A new memory standard is settling in across the computing industry. DDR3 memory gives you faster memory at lower voltage than the old DDR2 standard, and the technology is coming of age. But how will this sea change affect your semiconductor stocks?

According to IDG reporter Dan Nystedt, DDR3 prices have jumped in recent weeks while DDR2 chips continue to approach the cost of breathable air at an alarming rate.

The new standard's pricing strength is born of high demand -- Intel (NASDAQ:INTC) is pushing DDR3 into Nehalem-based servers as well as Core i7 desktops and notebooks, while rival Advanced Micro Devices (NYSE:AMD) has joined the DDR3 fray with non-server Phenom II chips. You can buy systems from Dell (NASDAQ:DELL) or Hewlett-Packard (NYSE:HPQ) right now that feature DDR3 memory.

The whole memory industry has been in the doldrums for years, facing negative gross margins because everyone is making more chips than the end-user market can consume. The tattered global economy didn't help at all, of course. So moving high volumes of more expensive DDR3 chips is obviously great for memory makers like Micron (NYSE:MU) or Samsung. This could be the turning point where Micron can start dreaming about long-term profits again.

The trend should continue, too. Microsoft (NASDAQ:MSFT) will help out this fall with the release of Windows 7. The new operating system should actually require less memory than Vista, but the simple fact that this release appears to fix much of what was wrong with Vista should ignite a wave of whole-system upgrades. And lots of those fresh machines should come with DDR3 inside.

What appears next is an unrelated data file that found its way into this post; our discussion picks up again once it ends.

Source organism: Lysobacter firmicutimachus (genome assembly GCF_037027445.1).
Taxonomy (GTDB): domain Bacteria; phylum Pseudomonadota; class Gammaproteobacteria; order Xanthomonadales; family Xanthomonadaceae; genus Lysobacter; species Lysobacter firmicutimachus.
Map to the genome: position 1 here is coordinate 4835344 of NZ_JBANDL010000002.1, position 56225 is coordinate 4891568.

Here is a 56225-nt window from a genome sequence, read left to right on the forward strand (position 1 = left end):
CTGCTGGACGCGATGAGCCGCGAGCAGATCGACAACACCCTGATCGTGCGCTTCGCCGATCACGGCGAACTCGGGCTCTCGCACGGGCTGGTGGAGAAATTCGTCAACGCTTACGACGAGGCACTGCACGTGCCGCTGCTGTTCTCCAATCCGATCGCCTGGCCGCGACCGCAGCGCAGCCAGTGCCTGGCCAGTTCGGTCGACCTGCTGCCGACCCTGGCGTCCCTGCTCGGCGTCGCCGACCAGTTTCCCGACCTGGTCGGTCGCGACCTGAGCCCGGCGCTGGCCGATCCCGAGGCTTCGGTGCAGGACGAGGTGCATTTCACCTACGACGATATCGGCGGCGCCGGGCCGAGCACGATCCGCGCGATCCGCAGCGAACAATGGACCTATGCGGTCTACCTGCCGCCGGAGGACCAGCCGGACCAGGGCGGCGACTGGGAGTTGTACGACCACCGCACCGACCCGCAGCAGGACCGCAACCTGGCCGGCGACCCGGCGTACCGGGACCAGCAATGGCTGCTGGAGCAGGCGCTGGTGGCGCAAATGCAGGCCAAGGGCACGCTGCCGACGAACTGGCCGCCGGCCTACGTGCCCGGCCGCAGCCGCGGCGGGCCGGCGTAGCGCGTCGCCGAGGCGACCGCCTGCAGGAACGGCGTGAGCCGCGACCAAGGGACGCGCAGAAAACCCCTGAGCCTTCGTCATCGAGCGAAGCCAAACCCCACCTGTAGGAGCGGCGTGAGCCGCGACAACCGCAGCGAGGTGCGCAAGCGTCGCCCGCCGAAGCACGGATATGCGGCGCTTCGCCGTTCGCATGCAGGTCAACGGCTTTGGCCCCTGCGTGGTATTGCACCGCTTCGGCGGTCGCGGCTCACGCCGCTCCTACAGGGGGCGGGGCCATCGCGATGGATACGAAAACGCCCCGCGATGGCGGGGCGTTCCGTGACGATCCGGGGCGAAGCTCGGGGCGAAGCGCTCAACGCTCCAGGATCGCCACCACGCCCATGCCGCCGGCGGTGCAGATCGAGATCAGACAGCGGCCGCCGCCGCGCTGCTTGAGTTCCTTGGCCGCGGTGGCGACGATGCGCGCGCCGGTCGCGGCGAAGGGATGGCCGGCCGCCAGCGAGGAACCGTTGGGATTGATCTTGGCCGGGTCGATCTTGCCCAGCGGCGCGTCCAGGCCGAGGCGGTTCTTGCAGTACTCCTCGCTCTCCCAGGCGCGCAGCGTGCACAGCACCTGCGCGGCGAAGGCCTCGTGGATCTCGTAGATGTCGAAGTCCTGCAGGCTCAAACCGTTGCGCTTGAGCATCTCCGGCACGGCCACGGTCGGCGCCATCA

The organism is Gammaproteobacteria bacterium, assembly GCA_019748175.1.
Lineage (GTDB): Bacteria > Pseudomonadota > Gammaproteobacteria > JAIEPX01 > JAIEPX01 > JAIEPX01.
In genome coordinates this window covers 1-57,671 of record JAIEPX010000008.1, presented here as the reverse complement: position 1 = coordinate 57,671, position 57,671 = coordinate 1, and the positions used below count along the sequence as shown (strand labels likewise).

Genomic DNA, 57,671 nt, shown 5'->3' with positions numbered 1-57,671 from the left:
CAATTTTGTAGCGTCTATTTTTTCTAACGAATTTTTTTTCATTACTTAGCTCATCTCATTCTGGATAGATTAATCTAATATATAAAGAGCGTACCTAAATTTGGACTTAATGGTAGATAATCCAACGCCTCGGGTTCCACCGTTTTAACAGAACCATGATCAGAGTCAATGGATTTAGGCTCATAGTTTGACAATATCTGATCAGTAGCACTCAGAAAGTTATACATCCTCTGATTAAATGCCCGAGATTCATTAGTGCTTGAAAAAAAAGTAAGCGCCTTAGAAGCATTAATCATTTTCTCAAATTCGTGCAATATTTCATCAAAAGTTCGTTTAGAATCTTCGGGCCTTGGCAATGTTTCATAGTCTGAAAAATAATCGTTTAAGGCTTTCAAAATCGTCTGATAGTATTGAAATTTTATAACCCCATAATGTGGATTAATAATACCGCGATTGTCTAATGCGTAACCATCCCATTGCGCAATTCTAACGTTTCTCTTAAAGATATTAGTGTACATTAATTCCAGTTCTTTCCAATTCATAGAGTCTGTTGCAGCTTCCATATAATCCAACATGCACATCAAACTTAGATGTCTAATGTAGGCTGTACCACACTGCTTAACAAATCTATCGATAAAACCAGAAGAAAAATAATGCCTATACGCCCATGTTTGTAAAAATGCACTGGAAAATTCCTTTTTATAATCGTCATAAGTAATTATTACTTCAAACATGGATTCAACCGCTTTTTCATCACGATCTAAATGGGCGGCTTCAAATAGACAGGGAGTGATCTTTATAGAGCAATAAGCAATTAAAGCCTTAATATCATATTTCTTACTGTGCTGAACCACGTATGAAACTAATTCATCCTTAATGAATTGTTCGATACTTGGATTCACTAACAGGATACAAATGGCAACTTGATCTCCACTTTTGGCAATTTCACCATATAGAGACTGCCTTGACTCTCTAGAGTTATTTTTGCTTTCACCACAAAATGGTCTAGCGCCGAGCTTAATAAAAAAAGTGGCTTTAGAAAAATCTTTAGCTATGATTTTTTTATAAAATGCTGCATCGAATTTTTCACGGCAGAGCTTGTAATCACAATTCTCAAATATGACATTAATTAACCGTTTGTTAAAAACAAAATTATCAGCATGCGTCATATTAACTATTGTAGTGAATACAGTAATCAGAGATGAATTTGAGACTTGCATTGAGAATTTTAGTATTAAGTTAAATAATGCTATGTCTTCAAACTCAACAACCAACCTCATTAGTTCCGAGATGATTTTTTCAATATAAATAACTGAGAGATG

This industrywide refresh should give a vitamin shot to nearly every player in the PC and server markets. AMD's decision to keep this new technology on hold for its server line until 2010, when the Opteron line gets its first new motherboard platform in four years, may hurt the company's server sales -- despite the Istanbul chip's many advantages. The aptly codenamed Magny-Cours with its 12 cores per processor and DDR3 support should turn the tables again next year, but for now it's "advantage Intel."

Whether you see computer memory as an investment opportunity or as an indicator of the health of computing business in general, the rise of DDR3 memory is great news.

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Fool contributor Anders Bylund owns shares in AMD, but he holds no other position in any of the companies discussed here. You can check out Anders' holdings or a concise bio if you like, and The Motley Fool is investors writing for investors.